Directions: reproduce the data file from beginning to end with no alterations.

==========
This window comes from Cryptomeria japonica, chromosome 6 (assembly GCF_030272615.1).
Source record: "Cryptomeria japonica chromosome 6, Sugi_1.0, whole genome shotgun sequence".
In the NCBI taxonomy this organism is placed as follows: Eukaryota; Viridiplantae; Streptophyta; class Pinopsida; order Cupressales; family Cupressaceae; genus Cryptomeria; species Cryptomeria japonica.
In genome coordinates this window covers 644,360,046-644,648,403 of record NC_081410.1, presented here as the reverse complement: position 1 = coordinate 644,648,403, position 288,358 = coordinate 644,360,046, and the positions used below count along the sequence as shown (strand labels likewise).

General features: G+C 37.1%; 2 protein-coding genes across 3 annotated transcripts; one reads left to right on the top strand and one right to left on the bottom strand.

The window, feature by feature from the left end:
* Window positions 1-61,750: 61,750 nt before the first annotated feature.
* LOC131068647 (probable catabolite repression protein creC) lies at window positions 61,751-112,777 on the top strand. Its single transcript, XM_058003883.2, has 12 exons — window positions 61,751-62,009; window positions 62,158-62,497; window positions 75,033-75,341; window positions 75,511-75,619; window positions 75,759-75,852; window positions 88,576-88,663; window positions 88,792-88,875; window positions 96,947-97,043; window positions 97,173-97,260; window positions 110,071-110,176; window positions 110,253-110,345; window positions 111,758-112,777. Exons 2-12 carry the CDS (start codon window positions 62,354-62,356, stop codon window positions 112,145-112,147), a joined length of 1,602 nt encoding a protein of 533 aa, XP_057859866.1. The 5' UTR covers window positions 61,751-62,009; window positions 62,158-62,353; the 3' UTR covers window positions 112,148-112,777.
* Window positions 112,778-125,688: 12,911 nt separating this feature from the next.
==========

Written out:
This window comes from Cryptomeria japonica, chromosome 6 (assembly GCF_030272615.1).
Source record: "Cryptomeria japonica chromosome 6, Sugi_1.0, whole genome shotgun sequence".
In the NCBI taxonomy this organism is placed as follows: Eukaryota; Viridiplantae; Streptophyta; class Pinopsida; order Cupressales; family Cupressaceae; genus Cryptomeria; species Cryptomeria japonica.
In genome coordinates this window covers 644,360,046-644,648,403 of record NC_081410.1, presented here as the reverse complement: position 1 = coordinate 644,648,403, position 288,358 = coordinate 644,360,046, and the positions used below count along the sequence as shown (strand labels likewise).

General features: G+C 37.1%; 2 protein-coding genes across 3 annotated transcripts; one reads left to right on the top strand and one right to left on the bottom strand.

The window, feature by feature from the left end:
* Window positions 1-61,750: 61,750 nt before the first annotated feature.
* LOC131068647 (probable catabolite repression protein creC) lies at window positions 61,751-112,777 on the top strand. Its single transcript, XM_058003883.2, has 12 exons — window positions 61,751-62,009; window positions 62,158-62,497; window positions 75,033-75,341; window positions 75,511-75,619; window positions 75,759-75,852; window positions 88,576-88,663; window positions 88,792-88,875; window positions 96,947-97,043; window positions 97,173-97,260; window positions 110,071-110,176; window positions 110,253-110,345; window positions 111,758-112,777. Exons 2-12 carry the CDS (start codon window positions 62,354-62,356, stop codon window positions 112,145-112,147), a joined length of 1,602 nt encoding a protein of 533 aa, XP_057859866.1. The 5' UTR covers window positions 61,751-62,009; window positions 62,158-62,353; the 3' UTR covers window positions 112,148-112,777.
* Window positions 112,778-125,688: 12,911 nt separating this feature from the next.